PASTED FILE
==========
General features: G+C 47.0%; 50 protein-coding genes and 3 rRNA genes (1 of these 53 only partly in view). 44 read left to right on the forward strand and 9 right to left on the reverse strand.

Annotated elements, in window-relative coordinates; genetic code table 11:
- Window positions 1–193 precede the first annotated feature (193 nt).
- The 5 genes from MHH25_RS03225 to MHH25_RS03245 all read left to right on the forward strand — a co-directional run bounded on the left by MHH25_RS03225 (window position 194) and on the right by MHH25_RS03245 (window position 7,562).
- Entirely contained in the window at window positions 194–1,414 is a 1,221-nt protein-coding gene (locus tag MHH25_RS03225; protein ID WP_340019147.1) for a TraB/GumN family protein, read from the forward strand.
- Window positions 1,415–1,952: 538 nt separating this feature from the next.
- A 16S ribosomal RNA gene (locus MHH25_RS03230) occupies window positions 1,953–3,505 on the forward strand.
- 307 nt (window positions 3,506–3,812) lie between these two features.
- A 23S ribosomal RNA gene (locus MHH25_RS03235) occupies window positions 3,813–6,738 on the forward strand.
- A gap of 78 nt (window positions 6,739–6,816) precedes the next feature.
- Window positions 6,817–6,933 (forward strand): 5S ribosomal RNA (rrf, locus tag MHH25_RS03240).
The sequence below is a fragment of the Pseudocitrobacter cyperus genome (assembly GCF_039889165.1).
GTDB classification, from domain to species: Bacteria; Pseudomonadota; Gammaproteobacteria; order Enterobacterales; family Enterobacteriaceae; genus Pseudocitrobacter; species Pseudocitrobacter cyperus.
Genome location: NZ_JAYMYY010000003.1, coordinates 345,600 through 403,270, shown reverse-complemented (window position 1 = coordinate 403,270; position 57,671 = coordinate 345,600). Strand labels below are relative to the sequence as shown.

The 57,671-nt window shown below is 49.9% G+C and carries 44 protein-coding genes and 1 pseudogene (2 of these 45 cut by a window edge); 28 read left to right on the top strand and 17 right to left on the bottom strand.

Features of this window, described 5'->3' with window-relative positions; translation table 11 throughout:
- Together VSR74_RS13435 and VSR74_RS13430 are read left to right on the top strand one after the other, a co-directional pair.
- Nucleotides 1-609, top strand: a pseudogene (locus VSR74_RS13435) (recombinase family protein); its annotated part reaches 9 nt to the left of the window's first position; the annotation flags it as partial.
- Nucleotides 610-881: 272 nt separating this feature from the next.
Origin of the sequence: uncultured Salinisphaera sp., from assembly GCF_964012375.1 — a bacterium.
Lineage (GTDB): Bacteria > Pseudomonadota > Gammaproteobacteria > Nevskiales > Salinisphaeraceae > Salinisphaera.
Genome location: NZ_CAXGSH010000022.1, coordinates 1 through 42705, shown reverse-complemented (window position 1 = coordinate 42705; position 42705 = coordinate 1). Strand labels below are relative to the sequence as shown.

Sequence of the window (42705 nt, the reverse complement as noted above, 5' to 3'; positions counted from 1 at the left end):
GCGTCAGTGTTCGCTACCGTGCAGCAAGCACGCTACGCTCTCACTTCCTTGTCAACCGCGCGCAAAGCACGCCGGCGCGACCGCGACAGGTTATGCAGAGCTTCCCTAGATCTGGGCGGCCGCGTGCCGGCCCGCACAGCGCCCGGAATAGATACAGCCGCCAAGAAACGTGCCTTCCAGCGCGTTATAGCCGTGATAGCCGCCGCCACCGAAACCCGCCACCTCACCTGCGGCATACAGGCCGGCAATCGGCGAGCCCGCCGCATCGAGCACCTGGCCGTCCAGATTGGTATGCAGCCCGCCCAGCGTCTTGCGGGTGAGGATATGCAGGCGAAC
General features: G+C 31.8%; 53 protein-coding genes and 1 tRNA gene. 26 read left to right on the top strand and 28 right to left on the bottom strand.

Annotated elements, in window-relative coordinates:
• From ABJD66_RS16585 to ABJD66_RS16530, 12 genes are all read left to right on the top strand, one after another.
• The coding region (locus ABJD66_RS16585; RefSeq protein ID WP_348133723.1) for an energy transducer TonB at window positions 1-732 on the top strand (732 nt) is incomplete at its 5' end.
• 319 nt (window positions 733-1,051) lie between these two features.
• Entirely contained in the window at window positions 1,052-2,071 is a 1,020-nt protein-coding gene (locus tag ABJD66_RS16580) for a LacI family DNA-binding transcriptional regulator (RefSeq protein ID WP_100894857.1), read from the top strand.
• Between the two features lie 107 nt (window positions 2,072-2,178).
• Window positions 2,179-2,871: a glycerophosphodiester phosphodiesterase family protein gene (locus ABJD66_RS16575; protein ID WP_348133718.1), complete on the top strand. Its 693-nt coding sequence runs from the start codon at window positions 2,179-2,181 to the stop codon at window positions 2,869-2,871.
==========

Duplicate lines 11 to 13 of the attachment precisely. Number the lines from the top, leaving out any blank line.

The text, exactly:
- Window positions 6,817–6,933 (forward strand): 5S ribosomal RNA (rrf, locus tag MHH25_RS03240).
The sequence below is a fragment of the Pseudocitrobacter cyperus genome (assembly GCF_039889165.1).
GTDB classification, from domain to species: Bacteria; Pseudomonadota; Gammaproteobacteria; order Enterobacterales; family Enterobacteriaceae; genus Pseudocitrobacter; species Pseudocitrobacter cyperus.